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Earthquake detectability and depth resolution with dense arrays

Asaf Inbal, Jean-Paul Ampuero, & Robert W. Clayton

Published August 15, 2021, SCEC Contribution #11475, 2021 SCEC Annual Meeting Poster #222

Dense array seismology is an emerging field which is well-suited for signal detection in noisy environments, and hence may be used effectively for characterizing earthquake activity in urban areas. This application frequently employs detection and location schemes that are based on statistical analysis of back-projection (BP) images. However, the imaging procedure, and hence the detection and location reliability, are strongly dependent on the source-array geometry and SNR levels. Here, we use synthetic tests and raw dense array data to quantify the performance of BP-based dense array processing methodologies, and assess their depth resolution.

We test the capabilities of the 5200-sensors Long Beach (LB) and 2600-sensors Extended Long Beach (ELB) arrays, deployed for several-month periods along the Newport-Inglewood Fault (NIF) within the LA basin. This fault segment hosts deep (>25 km) earthquakes, which are recorded in extremely noisy environments. As a result, the NIF microearthquake detection rates are the lowest in southern California, despite the fact that the NIF is one of the best instrumented faults in that region. Inbal et al. (2015, 2016) used the LB dataset to compile a catalog for the portion of the NIF in LB, and found abundant seismicity occurring in the lower crust and upper mantle. The results were recently contested by Yang et al (2021), who introduced a new method for discriminating coherent seismic sources from noise sources, and found little evidence for deep NIF seismicity. We benchmark this new scheme by using synthetic data, and find that its sensitivity to the array-aperture to source-depth ratio results in strong bias towards shallow signals, and that it cannot reliably discriminate between a deep (>8 km) coherent source and random noise. We quantify the source depth resolution using point spread functions, and show that the larger aperture of the LB array results in a significant increase in the depth resolution power over the ELB array. For signals with SNR>1, the LB array maintains its resolution even if only 1% of its sensors are used for BP. Analysis of the regional and array-derived NIF catalogs, suggests mantle seismicity beneath LB is a long-lived feature of this fault. We discuss this result in light of newly acquired Moho depths beneath the NIF.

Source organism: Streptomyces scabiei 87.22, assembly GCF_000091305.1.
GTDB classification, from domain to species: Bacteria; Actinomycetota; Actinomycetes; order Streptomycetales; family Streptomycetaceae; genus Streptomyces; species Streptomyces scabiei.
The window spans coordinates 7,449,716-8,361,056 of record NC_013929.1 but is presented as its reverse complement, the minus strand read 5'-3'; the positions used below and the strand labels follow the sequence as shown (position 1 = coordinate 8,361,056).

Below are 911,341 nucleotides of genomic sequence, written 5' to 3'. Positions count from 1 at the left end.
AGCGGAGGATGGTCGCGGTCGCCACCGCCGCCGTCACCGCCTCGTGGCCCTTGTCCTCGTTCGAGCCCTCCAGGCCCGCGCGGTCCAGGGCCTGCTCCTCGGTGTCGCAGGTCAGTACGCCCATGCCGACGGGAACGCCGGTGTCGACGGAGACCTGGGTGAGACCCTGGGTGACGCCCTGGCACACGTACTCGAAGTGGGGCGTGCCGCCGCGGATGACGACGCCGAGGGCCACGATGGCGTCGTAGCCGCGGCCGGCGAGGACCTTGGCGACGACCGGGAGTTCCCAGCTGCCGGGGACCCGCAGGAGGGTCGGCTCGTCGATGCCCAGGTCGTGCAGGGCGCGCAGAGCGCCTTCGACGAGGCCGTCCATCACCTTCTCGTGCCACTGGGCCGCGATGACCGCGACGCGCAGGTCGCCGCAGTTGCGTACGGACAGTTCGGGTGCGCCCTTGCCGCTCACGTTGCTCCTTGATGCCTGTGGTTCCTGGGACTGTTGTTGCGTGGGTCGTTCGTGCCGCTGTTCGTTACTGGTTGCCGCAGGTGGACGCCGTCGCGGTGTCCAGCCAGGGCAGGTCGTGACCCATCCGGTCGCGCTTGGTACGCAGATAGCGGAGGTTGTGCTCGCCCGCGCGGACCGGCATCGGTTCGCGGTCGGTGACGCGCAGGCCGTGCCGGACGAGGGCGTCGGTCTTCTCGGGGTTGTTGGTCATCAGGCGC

Inbal, A., Ampuero, J., & Clayton, R. W. (2021, 08). Earthquake detectability and depth resolution with dense arrays. Poster Presentation at 2021 SCEC Annual Meeting.

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